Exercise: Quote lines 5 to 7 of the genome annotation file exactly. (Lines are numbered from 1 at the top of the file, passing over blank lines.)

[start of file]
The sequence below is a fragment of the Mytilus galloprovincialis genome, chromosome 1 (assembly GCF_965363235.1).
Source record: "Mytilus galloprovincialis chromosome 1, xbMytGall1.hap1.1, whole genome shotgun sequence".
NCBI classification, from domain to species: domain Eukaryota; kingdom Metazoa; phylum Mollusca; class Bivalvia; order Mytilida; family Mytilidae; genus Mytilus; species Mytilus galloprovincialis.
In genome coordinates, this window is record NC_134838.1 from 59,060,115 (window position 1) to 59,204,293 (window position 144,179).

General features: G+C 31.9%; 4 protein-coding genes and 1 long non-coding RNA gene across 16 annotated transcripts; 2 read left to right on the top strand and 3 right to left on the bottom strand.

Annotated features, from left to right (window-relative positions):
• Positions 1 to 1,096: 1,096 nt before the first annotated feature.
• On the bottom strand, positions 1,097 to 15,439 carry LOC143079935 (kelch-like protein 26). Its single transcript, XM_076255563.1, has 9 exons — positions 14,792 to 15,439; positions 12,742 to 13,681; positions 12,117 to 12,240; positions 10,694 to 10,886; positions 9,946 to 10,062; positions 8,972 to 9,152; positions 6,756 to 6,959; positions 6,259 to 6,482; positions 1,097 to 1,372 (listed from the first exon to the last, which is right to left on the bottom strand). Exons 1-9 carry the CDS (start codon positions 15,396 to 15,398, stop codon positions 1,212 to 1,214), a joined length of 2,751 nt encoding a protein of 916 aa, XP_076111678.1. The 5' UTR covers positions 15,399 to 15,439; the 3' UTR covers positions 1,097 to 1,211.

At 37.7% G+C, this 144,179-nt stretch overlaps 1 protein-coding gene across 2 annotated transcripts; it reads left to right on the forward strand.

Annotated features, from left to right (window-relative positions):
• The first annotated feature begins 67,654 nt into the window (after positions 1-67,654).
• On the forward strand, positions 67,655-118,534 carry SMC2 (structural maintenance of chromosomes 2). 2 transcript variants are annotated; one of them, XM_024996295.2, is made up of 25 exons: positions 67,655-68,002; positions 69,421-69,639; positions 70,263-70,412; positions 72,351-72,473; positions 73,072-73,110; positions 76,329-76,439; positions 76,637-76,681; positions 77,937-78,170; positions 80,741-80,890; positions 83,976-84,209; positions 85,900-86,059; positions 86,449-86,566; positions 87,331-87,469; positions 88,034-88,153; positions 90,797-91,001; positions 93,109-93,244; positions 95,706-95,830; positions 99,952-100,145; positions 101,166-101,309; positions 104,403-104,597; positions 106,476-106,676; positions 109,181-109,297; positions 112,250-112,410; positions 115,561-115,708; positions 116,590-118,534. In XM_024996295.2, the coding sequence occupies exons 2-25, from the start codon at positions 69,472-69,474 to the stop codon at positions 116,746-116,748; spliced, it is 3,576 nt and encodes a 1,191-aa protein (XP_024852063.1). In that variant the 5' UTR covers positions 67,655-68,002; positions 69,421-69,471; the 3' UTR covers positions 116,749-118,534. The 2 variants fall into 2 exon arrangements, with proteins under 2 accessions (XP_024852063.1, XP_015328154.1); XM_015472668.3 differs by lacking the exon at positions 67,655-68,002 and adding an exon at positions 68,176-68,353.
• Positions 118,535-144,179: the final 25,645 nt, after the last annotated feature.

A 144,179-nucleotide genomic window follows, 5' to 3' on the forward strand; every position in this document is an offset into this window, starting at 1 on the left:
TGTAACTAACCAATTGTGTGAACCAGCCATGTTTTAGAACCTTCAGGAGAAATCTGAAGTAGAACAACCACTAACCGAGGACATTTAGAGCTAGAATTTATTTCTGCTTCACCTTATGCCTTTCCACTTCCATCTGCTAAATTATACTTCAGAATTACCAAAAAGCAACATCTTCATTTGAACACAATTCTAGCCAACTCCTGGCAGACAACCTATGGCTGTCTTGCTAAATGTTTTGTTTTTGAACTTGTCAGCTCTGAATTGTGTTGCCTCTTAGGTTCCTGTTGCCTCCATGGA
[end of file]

General features: G+C 31.9%; 4 protein-coding genes and 1 long non-coding RNA gene across 16 annotated transcripts; 2 read left to right on the top strand and 3 right to left on the bottom strand.

Annotated features, from left to right (window-relative positions):
• Positions 1 to 1,096: 1,096 nt before the first annotated feature.